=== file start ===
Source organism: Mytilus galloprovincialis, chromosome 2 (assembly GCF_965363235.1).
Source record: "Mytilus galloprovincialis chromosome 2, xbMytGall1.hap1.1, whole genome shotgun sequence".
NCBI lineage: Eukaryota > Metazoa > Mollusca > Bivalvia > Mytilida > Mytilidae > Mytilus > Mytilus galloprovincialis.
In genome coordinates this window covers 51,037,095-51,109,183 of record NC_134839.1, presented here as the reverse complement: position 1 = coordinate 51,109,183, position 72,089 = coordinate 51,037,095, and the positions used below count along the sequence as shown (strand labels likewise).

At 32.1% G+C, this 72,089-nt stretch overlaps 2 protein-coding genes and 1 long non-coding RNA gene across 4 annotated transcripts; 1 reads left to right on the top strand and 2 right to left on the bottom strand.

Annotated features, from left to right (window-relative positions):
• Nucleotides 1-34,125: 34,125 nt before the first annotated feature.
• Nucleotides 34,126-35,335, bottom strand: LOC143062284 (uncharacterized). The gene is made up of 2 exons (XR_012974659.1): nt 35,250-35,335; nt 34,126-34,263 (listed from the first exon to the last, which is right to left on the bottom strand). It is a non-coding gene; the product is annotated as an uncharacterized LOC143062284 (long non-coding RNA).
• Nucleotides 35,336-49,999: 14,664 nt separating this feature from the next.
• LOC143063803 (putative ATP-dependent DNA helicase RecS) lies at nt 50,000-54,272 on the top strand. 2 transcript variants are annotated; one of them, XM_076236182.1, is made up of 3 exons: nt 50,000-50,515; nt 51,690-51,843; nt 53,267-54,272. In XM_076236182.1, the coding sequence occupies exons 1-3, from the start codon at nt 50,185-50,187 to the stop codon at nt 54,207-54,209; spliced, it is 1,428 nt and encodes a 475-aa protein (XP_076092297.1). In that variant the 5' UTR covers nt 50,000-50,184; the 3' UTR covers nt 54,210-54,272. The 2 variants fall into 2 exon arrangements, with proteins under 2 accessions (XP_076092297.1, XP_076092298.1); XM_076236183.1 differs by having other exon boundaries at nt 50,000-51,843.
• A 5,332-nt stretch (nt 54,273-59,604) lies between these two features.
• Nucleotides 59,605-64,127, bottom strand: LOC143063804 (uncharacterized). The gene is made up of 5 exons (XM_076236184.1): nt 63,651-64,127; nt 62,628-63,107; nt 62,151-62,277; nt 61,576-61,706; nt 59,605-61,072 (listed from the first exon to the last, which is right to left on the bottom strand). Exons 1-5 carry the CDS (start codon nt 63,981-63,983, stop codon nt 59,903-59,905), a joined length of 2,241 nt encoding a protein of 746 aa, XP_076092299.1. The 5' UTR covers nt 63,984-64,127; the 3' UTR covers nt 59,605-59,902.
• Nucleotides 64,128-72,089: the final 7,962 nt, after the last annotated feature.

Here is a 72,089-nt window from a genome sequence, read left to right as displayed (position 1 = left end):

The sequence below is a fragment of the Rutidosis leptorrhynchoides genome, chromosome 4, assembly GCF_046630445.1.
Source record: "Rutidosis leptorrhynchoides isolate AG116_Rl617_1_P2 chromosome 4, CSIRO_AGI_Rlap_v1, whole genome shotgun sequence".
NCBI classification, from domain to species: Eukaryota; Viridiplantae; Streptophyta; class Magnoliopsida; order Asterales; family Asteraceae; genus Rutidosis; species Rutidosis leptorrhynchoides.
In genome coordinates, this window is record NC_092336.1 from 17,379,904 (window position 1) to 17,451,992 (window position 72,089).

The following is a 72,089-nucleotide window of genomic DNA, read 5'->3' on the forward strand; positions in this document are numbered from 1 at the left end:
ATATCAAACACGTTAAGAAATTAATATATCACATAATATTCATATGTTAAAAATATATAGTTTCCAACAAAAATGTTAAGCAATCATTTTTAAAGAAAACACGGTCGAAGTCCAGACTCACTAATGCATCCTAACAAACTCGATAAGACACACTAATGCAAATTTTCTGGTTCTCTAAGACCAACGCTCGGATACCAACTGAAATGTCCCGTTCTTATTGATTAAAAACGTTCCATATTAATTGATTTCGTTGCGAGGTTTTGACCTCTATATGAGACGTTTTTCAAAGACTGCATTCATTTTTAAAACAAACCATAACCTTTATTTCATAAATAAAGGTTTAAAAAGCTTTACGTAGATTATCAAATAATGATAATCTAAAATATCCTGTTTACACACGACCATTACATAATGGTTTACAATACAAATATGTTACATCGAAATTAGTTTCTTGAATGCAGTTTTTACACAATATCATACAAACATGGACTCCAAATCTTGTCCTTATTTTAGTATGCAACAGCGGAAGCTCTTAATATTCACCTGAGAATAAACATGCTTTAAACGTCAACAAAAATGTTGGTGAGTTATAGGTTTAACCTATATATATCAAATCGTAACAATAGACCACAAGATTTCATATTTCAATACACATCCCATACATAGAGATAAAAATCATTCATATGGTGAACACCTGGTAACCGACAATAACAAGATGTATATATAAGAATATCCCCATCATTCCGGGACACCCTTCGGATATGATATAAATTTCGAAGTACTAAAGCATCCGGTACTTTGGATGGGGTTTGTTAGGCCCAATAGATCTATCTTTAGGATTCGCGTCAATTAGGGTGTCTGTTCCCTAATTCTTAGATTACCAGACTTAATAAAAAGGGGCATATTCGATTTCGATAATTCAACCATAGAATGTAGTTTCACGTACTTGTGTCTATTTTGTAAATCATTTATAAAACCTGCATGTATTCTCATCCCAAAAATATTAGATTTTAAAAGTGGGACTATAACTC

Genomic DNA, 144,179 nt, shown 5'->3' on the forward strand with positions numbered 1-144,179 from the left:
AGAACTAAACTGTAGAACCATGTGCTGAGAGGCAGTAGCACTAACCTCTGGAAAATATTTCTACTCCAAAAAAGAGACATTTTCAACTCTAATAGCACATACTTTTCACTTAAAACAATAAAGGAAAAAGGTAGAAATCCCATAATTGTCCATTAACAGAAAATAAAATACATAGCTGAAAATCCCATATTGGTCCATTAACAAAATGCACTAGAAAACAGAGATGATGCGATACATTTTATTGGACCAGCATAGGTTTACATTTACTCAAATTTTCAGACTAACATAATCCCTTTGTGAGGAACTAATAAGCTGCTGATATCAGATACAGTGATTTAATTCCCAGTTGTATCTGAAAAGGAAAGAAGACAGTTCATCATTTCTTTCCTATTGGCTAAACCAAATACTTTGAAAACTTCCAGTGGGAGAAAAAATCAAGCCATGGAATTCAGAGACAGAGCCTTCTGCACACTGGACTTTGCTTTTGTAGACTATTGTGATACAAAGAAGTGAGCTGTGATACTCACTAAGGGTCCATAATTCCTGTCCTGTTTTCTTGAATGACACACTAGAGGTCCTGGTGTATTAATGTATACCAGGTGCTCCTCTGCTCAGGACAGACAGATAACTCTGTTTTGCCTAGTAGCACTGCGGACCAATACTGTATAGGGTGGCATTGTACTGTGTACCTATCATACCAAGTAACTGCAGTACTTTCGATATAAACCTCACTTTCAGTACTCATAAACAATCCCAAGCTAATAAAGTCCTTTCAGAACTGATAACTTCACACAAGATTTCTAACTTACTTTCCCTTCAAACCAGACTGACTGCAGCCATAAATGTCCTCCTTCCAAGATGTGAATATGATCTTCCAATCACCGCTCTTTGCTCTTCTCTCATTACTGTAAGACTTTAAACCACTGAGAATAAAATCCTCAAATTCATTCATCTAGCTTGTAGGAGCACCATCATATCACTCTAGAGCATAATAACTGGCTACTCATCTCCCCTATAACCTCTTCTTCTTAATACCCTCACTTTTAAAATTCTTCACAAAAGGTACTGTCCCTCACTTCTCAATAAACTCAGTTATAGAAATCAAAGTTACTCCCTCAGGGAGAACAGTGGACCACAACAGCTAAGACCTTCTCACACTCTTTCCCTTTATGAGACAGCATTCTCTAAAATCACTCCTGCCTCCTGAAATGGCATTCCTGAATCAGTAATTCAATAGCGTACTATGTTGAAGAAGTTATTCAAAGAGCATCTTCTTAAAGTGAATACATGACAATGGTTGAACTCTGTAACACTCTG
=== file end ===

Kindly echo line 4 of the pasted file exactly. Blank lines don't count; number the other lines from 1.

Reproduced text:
In genome coordinates this window covers 51,037,095-51,109,183 of record NC_134839.1, presented here as the reverse complement: position 1 = coordinate 51,109,183, position 72,089 = coordinate 51,037,095, and the positions used below count along the sequence as shown (strand labels likewise).